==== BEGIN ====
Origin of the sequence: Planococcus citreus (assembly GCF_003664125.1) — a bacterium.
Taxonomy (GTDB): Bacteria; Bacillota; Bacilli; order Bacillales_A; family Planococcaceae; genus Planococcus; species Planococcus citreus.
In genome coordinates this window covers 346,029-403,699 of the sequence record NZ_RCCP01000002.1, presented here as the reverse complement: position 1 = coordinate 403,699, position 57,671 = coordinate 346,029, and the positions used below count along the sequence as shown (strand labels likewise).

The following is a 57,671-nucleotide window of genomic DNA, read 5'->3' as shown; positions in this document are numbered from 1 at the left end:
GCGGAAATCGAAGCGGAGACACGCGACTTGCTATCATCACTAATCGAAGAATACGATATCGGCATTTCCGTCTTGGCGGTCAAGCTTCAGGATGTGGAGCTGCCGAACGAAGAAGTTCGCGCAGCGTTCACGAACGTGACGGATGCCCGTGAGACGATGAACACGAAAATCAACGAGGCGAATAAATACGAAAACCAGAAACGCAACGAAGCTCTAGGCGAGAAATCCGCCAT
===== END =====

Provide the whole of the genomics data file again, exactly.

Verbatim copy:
Origin of the sequence: Planococcus citreus (assembly GCF_003664125.1) — a bacterium.
Taxonomy (GTDB): Bacteria; Bacillota; Bacilli; order Bacillales_A; family Planococcaceae; genus Planococcus; species Planococcus citreus.
In genome coordinates this window covers 346,029-403,699 of the sequence record NZ_RCCP01000002.1, presented here as the reverse complement: position 1 = coordinate 403,699, position 57,671 = coordinate 346,029, and the positions used below count along the sequence as shown (strand labels likewise).

The following is a 57,671-nucleotide window of genomic DNA, read 5'->3' as shown; positions in this document are numbered from 1 at the left end:
GCGGAAATCGAAGCGGAGACACGCGACTTGCTATCATCACTAATCGAAGAATACGATATCGGCATTTCCGTCTTGGCGGTCAAGCTTCAGGATGTGGAGCTGCCGAACGAAGAAGTTCGCGCAGCGTTCACGAACGTGACGGATGCCCGTGAGACGATGAACACGAAAATCAACGAGGCGAATAAATACGAAAACCAGAAACGCAACGAAGCTCTAGGCGAGAAATCCGCCAT